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Elective C-Sections in the Spotlight

Women Planning Large Families Should Avoid Elective Surgery
By
WebMD Health News
Reviewed by Louise Chang, MD

March 29, 2006 -- Women should avoid purely elective cesarean (c-section) deliveries if they are planning to have other children in the future, an expert advisory panel concluded Wednesday.

Cesarean (C-section) births raise the risk of placental complications in later pregnancies. For that reason, experts strongly recommended that women planning on becoming pregnant later avoid C-sections when doctors see no medical need to perform them.

A cesarean delivery on maternal request, or CDMR, is defined as a C-section on a mother's request of a full-term, single-child pregnancy without a medical reason for doing so.

"If a woman is planning to have several children, we clearly feel women should not opt for cesarean delivery at maternal request," says Mary E. D'Alto, MD, head of obstetrics and gynecology at Columbia University and chairwoman of the panel.

Elective cesarean should also be avoided before 39 weeks or if the baby's lung maturity cannot be verified due to risk of respiratory complications for the baby.

The recommendations came as part of a scientific review on elective cesarean birth sponsored by the National Institutes of Health.

Elective cesarean births appear to be on the rise in the U.S. despite a lack of evidence about their potential risks and benefits, the panel said.

Nearly 30% of all live births in 2004 -- around 1.2 million in total -- were by C-section. Still, there are no solid figures on how many of those C-sections are at the request of expectant mothers when no medical problem indicates surgery.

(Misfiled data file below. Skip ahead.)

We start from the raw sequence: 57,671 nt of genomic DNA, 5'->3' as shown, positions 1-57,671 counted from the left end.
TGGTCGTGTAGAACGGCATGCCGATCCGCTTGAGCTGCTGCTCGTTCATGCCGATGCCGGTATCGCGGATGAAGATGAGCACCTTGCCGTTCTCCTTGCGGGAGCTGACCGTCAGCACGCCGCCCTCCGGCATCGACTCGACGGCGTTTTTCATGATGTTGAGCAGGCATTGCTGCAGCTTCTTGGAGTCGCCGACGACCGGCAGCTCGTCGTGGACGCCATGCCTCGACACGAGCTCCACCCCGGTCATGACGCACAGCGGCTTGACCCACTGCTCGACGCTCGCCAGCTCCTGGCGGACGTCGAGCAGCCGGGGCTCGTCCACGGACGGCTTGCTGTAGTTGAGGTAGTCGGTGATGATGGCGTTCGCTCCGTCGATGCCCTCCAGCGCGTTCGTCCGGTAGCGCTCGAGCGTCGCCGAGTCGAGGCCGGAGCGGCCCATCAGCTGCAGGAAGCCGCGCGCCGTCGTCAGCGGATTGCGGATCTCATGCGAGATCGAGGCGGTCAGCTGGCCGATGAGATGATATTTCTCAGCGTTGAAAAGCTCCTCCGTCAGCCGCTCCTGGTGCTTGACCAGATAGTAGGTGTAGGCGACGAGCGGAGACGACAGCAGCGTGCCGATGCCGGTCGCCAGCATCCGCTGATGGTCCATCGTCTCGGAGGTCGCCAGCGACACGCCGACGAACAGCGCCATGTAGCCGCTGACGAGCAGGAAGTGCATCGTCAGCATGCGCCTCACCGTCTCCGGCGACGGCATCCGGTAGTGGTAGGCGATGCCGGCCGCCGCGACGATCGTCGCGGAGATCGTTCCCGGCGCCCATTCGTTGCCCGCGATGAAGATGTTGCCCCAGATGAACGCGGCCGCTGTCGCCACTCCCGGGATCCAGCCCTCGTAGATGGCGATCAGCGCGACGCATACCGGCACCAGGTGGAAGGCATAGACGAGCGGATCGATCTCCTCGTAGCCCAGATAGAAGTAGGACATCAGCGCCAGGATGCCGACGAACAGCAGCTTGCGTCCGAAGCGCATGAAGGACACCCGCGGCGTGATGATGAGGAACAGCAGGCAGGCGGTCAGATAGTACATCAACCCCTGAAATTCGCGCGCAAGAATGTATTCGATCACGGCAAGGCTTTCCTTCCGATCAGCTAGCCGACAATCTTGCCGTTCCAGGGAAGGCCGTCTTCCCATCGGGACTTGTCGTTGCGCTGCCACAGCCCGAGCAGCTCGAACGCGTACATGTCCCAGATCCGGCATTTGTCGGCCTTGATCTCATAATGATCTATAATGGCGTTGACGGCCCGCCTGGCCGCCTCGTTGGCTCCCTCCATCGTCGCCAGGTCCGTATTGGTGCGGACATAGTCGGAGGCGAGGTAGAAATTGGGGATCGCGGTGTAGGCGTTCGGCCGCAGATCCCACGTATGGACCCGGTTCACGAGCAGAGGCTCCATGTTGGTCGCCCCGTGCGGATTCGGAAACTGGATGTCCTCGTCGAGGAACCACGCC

Studies estimate that up to 18% of all cesarean births may be because of CDMR, but the actual figures are not clear. There are many explanations for CDMR including mothers' concerns about complications, pain and trauma of vaginal birth, control in the ability to schedule a delivery, and avoidance of complications of a vaginal delivery due to possible weakening of pelvic muscles.

Another influence stems from the recommendation of providers and provider attitudes toward CDMR.

Insufficient Evidence of Benefits, Risks

Experts concluded that there is not enough scientific evidence available to fully evaluate the overall risks and benefits of CDMR and that more studies are needed.

"Until quality evidence becomes available, any decision to perform a CDMR should be carefully individualized and consistent with ethical principles," the panel wrote in its draft conclusions.

The advisors stressed that women considering elective C-sections have multiple discussions with their doctors over the benefits and risks of the surgery and that doctors' convenience and payment level should be left out of the equation.

"We used the word 'discussions.' We used it plurally," says Vern L. Katz, MD, a professor of obstetrics and gynecology at the Oregon Health & Science University and a member of the expert panel.

The committee wrote that women seeking elective C-sections should consider a number of important issues with their doctors. They wrote:

"For example, if the woman has a fear of the pain during labor, pain management strategies should be addressed. If her concern is about future pelvic floor disorder, her provider should discuss labor and delivery management to minimize these risks as well as well as a summary of the relevant scientific data.

"In every case, discussions should maximize her understanding of the issues and should be specific to her personal needs, such as future reproductive plans, medical risk factors, psychological needs, social and family situation, and other factors."

Experts also called for more research into the actual number of these procedures and the financial costs associated with elective C-sections.

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